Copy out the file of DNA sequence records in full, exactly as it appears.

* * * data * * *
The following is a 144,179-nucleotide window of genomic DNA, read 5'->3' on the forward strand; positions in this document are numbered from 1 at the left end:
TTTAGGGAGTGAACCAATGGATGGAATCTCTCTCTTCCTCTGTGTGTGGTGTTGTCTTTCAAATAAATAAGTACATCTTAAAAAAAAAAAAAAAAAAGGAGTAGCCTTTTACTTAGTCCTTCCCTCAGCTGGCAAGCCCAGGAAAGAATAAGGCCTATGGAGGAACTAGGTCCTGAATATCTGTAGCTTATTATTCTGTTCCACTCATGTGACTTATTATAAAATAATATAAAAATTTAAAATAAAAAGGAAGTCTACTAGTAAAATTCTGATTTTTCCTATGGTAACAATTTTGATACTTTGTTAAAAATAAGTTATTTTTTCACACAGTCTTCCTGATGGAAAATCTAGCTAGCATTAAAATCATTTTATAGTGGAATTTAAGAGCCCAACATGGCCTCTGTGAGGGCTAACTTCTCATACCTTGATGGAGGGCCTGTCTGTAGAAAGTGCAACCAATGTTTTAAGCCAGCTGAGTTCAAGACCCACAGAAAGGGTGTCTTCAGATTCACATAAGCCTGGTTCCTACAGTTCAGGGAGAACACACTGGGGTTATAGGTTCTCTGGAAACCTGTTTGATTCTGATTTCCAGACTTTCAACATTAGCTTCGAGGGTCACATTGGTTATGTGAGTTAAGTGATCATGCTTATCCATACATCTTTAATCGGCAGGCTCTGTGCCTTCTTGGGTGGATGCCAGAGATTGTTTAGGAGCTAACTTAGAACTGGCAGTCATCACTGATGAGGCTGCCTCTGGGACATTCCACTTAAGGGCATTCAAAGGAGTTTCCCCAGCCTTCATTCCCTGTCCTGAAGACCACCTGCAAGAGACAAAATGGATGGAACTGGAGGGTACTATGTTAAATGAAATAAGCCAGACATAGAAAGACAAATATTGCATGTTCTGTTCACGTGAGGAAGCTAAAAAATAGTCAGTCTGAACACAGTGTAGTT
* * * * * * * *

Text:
The following is a 144,179-nucleotide window of genomic DNA, read 5'->3' on the forward strand; positions in this document are numbered from 1 at the left end:
TTTAGGGAGTGAACCAATGGATGGAATCTCTCTCTTCCTCTGTGTGTGGTGTTGTCTTTCAAATAAATAAGTACATCTTAAAAAAAAAAAAAAAAAAGGAGTAGCCTTTTACTTAGTCCTTCCCTCAGCTGGCAAGCCCAGGAAAGAATAAGGCCTATGGAGGAACTAGGTCCTGAATATCTGTAGCTTATTATTCTGTTCCACTCATGTGACTTATTATAAAATAATATAAAAATTTAAAATAAAAAGGAAGTCTACTAGTAAAATTCTGATTTTTCCTATGGTAACAATTTTGATACTTTGTTAAAAATAAGTTATTTTTTCACACAGTCTTCCTGATGGAAAATCTAGCTAGCATTAAAATCATTTTATAGTGGAATTTAAGAGCCCAACATGGCCTCTGTGAGGGCTAACTTCTCATACCTTGATGGAGGGCCTGTCTGTAGAAAGTGCAACCAATGTTTTAAGCCAGCTGAGTTCAAGACCCACAGAAAGGGTGTCTTCAGATTCACATAAGCCTGGTTCCTACAGTTCAGGGAGAACACACTGGGGTTATAGGTTCTCTGGAAACCTGTTTGATTCTGATTTCCAGACTTTCAACATTAGCTTCGAGGGTCACATTGGTTATGTGAGTTAAGTGATCATGCTTATCCATACATCTTTAATCGGCAGGCTCTGTGCCTTCTTGGGTGGATGCCAGAGATTGTTTAGGAGCTAACTTAGAACTGGCAGTCATCACTGATGAGGCTGCCTCTGGGACATTCCACTTAAGGGCATTCAAAGGAGTTTCCCCAGCCTTCATTCCCTGTCCTGAAGACCACCTGCAAGAGACAAAATGGATGGAACTGGAGGGTACTATGTTAAATGAAATAAGCCAGACATAGAAAGACAAATATTGCATGTTCTGTTCACGTGAGGAAGCTAAAAAATAGTCAGTCTGAACACAGTGTAGTT